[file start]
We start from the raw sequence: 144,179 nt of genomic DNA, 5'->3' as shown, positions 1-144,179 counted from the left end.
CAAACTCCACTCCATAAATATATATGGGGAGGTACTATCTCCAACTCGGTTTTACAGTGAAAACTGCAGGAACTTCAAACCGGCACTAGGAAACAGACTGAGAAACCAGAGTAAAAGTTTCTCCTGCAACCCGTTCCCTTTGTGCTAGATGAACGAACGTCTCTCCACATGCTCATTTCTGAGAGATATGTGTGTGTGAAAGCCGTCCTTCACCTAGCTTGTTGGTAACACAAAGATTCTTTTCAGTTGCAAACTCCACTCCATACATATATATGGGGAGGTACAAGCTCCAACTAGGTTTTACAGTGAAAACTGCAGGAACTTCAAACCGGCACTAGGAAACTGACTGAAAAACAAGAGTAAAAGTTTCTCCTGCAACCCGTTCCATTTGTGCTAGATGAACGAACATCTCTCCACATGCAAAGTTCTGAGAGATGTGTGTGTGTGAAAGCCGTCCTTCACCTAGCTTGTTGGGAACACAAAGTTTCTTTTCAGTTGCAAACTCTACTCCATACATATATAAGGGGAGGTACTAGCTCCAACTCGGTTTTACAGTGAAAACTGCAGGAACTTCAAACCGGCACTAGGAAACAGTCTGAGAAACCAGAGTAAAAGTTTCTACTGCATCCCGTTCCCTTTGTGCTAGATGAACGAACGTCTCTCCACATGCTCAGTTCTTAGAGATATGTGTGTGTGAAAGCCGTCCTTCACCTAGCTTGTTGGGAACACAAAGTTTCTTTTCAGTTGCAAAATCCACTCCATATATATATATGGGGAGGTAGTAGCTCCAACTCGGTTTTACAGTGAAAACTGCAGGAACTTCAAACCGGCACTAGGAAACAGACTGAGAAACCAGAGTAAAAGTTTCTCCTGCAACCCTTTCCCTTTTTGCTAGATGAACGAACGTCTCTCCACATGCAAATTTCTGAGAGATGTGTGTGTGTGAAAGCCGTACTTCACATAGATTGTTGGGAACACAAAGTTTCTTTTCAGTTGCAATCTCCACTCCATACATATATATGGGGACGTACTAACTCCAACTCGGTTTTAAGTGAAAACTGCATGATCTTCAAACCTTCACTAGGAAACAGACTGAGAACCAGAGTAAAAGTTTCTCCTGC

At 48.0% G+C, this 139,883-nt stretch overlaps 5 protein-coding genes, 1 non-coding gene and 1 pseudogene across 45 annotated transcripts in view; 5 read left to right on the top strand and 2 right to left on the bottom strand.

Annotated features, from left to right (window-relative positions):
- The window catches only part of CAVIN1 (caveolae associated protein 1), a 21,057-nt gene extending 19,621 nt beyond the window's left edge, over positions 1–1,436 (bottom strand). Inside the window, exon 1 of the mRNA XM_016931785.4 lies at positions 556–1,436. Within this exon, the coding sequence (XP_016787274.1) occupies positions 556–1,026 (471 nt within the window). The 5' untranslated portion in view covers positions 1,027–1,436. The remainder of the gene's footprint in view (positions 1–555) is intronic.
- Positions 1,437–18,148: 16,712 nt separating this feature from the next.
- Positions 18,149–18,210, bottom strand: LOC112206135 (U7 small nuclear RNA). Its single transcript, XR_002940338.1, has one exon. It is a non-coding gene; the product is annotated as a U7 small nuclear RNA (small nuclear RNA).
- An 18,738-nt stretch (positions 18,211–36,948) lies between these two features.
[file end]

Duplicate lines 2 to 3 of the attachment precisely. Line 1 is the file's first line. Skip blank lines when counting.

CAAACTCCACTCCATAAATATATATGGGGAGGTACTATCTCCAACTCGGTTTTACAGTGAAAACTGCAGGAACTTCAAACCGGCACTAGGAAACAGACTGAGAAACCAGAGTAAAAGTTTCTCCTGCAACCCGTTCCCTTTGTGCTAGATGAACGAACGTCTCTCCACATGCTCATTTCTGAGAGATATGTGTGTGTGAAAGCCGTCCTTCACCTAGCTTGTTGGTAACACAAAGATTCTTTTCAGTTGCAAACTCCACTCCATACATATATATGGGGAGGTACAAGCTCCAACTAGGTTTTACAGTGAAAACTGCAGGAACTTCAAACCGGCACTAGGAAACTGACTGAAAAACAAGAGTAAAAGTTTCTCCTGCAACCCGTTCCATTTGTGCTAGATGAACGAACATCTCTCCACATGCAAAGTTCTGAGAGATGTGTGTGTGTGAAAGCCGTCCTTCACCTAGCTTGTTGGGAACACAAAGTTTCTTTTCAGTTGCAAACTCTACTCCATACATATATAAGGGGAGGTACTAGCTCCAACTCGGTTTTACAGTGAAAACTGCAGGAACTTCAAACCGGCACTAGGAAACAGTCTGAGAAACCAGAGTAAAAGTTTCTACTGCATCCCGTTCCCTTTGTGCTAGATGAACGAACGTCTCTCCACATGCTCAGTTCTTAGAGATATGTGTGTGTGAAAGCCGTCCTTCACCTAGCTTGTTGGGAACACAAAGTTTCTTTTCAGTTGCAAAATCCACTCCATATATATATATGGGGAGGTAGTAGCTCCAACTCGGTTTTACAGTGAAAACTGCAGGAACTTCAAACCGGCACTAGGAAACAGACTGAGAAACCAGAGTAAAAGTTTCTCCTGCAACCCTTTCCCTTTTTGCTAGATGAACGAACGTCTCTCCACATGCAAATTTCTGAGAGATGTGTGTGTGTGAAAGCCGTACTTCACATAGATTGTTGGGAACACAAAGTTTCTTTTCAGTTGCAATCTCCACTCCATACATATATATGGGGACGTACTAACTCCAACTCGGTTTTAAGTGAAAACTGCATGATCTTCAAACCTTCACTAGGAAACAGACTGAGAACCAGAGTAAAAGTTTCTCCTGC

At 48.0% G+C, this 139,883-nt stretch overlaps 5 protein-coding genes, 1 non-coding gene and 1 pseudogene across 45 annotated transcripts in view; 5 read left to right on the top strand and 2 right to left on the bottom strand.